Posts Tagged ‘The Next Three Days’

Weekend Box Office Report — December 12

Sunday, December 12th, 2010

Weekend Estimates – December 10-12, 2010

Title Distributor Gross (average) % change * Theaters Cume
Chronicles of Narnia: Dawn Treader Fox 24.3 (6,840) NEW 3555 24.3
The Tourist Sony 16.8 (6,110) NEW 2756 16.8
Tangled BV 14.4 (4,040) -33% 3565 115.5
Harry Potter & the Deathly Hallows, Part 1* WB 8.6 (2,400) -50% 3577 257.8
Unstoppable Fox 3.7 (1,260) -37% 2967 74.3
Black Swan Fox Searchlight 3.4 (37,778) 134% 90 5.7
Burlesque Sony 3.2 (1,120) -48% 2876 32.6
Love and Other Drugs Fox 3.0 (1,330) -48% 2240 27.6
Due Date WB 2.5 (1,260) -39% 1990 94.9
Megamind Par 2.5 (1,020) -50% 2425 140.2
Faster CBS 1.7 (820) -56% 2106 21.3
The Next Three Days Lionsgate 1.0 (720) -60% 1426 20.3
127 Hours Fox Searchlight 1.0 (2,360) -39% 416 8.2
The Warrior’s Way Relativity .91 (560) -70% 1622 4.9
The King’s Speech Weinstein Co. .58 (30,530) 78% 19 1.5
Fair Game Summit .55 (1,260) -43% 436 8.2
Morning Glory Par .51 (510) -70% 1004 30.2
Red Summit .41 (730) -45% 564 87.9
The Fighter Par .33 (81,850) NEW 4 0.33
The Social Network Sony .27 (1,190) -35% 227 91.4
Weekend Total ($500,000+ Films) $88.65
% Change (Last Year) -5%
% Change (Last Week) 9%
Also debuting/expanding
No Problem Eros .20 (2,400) 84 0.2
I Love You Phillip Morris Roadside .16 (4,490) 39% 35 0.31
The Tempest Miramax 44,700 (8,940) 5 0.04
Band Baaja Baaraat Yash Raj 43,700 (1,370) 32 0.04
Hemingway’s Garden of Eden Roadside 11,600 (830) 14 0.01
And Everything is Doing Fine IFC 6,400 (6,400) 1 0.01
You Won’t Miss Me Factory 25 4,200 (4,200) 1 0.01
Love, In Between CJ Entertainment 2,600 (2,600) 1 0.01

Domestic Market Share (Jan. 1 – Dec. 9, 2010)

Distributor (releases) Gross Market Share
Warner Bros. (28) 1821.5 18.40%
Paramount (18) 1617.9 16.40%
Fox (18) 1387.3 14.10%
Buena Vista (16) 1277.9 12.90%
Sony (24) 1193.7 12.10%
Universal (18) 798.1 8.10%
Summit (11) 520.3 5.30%
Lionsgate (15) 517.1 5.20%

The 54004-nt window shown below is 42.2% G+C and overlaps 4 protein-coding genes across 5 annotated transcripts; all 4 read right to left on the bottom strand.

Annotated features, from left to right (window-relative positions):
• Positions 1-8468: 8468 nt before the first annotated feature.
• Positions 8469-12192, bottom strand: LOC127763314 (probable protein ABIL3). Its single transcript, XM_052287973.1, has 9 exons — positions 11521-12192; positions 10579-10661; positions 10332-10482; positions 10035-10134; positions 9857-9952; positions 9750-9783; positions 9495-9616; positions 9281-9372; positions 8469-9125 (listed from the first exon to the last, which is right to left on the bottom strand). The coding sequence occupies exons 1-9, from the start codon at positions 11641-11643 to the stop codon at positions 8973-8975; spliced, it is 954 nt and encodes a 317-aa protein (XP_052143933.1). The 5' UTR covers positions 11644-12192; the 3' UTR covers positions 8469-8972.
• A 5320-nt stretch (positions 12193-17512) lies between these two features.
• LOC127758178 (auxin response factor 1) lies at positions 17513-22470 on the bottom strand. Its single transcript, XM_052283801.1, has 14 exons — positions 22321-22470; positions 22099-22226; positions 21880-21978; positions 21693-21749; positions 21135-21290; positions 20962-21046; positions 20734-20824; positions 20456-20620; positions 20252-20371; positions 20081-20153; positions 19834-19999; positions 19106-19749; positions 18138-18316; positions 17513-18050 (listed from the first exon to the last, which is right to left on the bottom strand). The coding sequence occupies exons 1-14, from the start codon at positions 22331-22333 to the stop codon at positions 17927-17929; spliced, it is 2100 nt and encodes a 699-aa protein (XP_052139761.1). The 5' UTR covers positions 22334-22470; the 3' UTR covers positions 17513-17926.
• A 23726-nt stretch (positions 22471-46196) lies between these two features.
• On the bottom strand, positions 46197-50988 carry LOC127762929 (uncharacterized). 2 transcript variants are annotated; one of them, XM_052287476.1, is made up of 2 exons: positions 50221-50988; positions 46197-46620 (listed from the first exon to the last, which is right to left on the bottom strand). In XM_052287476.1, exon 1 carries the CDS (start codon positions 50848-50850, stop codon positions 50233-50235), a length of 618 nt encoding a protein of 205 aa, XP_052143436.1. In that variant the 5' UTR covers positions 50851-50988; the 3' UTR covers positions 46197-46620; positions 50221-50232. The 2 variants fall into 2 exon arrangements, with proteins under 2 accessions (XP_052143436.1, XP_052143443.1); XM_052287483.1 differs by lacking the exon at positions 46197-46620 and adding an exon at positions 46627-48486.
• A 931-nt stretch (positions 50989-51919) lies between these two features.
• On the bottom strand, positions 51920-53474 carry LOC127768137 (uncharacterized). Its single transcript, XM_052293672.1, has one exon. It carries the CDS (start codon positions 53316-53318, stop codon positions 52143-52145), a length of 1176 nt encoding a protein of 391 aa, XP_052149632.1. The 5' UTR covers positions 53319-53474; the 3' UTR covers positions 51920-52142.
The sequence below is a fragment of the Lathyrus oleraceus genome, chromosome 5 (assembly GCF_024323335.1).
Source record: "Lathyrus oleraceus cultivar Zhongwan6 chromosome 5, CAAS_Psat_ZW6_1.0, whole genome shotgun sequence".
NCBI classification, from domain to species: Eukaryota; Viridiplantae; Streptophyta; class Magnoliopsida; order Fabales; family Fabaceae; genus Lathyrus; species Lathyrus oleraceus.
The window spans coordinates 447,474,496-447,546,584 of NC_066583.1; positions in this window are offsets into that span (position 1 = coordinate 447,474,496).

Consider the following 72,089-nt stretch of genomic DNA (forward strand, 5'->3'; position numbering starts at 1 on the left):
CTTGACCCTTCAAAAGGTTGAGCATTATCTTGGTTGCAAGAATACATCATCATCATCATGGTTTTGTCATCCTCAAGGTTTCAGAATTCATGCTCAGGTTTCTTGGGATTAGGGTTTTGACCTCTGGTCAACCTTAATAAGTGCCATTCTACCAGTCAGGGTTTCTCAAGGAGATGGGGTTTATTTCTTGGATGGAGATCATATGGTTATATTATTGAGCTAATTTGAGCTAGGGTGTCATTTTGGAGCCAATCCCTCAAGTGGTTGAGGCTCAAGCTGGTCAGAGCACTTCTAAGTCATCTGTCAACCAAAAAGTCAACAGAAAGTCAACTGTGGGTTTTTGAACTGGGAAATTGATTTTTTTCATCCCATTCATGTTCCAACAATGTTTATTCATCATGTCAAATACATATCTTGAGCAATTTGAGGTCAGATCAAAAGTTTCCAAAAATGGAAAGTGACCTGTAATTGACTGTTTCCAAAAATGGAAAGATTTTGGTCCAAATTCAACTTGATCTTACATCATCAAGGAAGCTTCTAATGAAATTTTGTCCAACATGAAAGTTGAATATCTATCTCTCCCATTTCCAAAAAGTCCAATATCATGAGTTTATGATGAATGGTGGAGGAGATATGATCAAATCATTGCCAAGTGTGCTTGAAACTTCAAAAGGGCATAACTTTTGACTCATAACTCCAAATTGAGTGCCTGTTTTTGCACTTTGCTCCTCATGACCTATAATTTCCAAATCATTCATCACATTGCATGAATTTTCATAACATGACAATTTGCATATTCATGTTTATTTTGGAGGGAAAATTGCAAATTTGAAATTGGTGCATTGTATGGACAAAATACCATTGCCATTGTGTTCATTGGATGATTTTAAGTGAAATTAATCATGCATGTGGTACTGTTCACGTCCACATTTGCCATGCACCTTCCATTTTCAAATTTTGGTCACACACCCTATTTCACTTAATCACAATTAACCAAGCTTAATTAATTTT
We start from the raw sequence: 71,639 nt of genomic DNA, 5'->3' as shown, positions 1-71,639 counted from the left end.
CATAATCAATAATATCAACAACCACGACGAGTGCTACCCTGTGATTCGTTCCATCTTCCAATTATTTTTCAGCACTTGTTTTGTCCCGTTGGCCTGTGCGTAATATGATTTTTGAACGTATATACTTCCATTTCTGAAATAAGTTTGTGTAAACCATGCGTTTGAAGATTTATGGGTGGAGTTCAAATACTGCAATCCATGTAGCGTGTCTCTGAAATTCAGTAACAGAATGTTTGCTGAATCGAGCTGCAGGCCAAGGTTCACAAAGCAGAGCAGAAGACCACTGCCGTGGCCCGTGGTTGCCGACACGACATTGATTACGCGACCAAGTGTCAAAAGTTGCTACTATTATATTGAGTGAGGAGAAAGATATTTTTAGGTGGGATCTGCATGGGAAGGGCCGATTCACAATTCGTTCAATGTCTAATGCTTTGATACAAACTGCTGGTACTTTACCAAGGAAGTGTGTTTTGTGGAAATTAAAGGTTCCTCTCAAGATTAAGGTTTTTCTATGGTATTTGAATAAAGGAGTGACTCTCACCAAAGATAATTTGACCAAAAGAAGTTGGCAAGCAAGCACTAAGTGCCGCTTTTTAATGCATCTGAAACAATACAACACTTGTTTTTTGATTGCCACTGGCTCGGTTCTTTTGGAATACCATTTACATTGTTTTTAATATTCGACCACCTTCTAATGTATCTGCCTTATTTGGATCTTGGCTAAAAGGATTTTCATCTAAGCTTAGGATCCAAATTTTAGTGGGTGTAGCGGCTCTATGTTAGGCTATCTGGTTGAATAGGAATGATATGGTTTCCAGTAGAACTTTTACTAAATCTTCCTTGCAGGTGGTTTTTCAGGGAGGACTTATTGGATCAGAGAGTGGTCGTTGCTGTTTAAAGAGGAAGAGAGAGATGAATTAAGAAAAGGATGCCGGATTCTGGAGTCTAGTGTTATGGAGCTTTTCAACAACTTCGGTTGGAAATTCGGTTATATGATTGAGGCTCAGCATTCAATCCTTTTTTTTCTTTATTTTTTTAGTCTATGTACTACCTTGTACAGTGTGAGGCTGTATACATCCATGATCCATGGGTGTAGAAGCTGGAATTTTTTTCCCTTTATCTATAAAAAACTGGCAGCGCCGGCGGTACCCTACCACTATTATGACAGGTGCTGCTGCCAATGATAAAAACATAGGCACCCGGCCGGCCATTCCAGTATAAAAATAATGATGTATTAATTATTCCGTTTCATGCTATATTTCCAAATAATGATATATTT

Fox Searchlight (8) 89.3 0.90%
Overture (8) 85.9 0.90%
Focus (7) 75.2 0.80%
CBS (3) 69.6 0.70%
Weinstein Co. (8) 63.6 0.60%
Sony Classics (22) 59.1 0.60%
MGM (1) 50.4 0.50%
Other * (306) 249.5 2.50%
9876.4 100.00%
* none greater than .04%

Weekend Box Office Report — December 5

Sunday, December 5th, 2010

The Warrior’s Weigh

The first weekend of December has the ignominious tradition of being one of the lowest moviegoing periods of the year. This year is no exception with but a single new wide release and holdover titles generally experiencing declines of more than 50%.

The newcomer arrived from the re-constituted Relativity Media with the martial arts actioner The Warrior’s Way. It barely squeaked into the top 10 with an estimated $3 million. Industry trackers hadn’t expected much for the picture but even their estimates were pegged significantly higher at roughly $5 million.

The frame leader was the animated Tangled with an estimated $21.5 million with Harry Potter and the Deathly Hallows, Part 1 taking the consolation prize with $16.9 million. The rest of the holdovers were indeed the deathly hallows.

However, there were a couple of spectacular exclusive debuts. The controversial and intense drama Black Swan bowed to $1.4 million, which translated into a jaw dropping per engagement average of $76,670. And the left-for-dead black comedy I Love You Phillip Morris hit the target with $109,000 from six locations and an $18,200 average. Also encouraging was the two-screen bow of the ironically titled All Good Things with $37,500.

The rest of the new niche crowd ranged from fair to poor including several new films on the Indian circuit, the independent Night Catches Us and the documentary Bhutto.

All added up, revenues amounted to about $86 million and a 54% drop from the weekend slice of Thanksgiving. It was also off 15% from the 2009 edition when the top new entry was third-ranked Brothers with $9.5 million. The 2009 leader with $20 million was The Blind Side.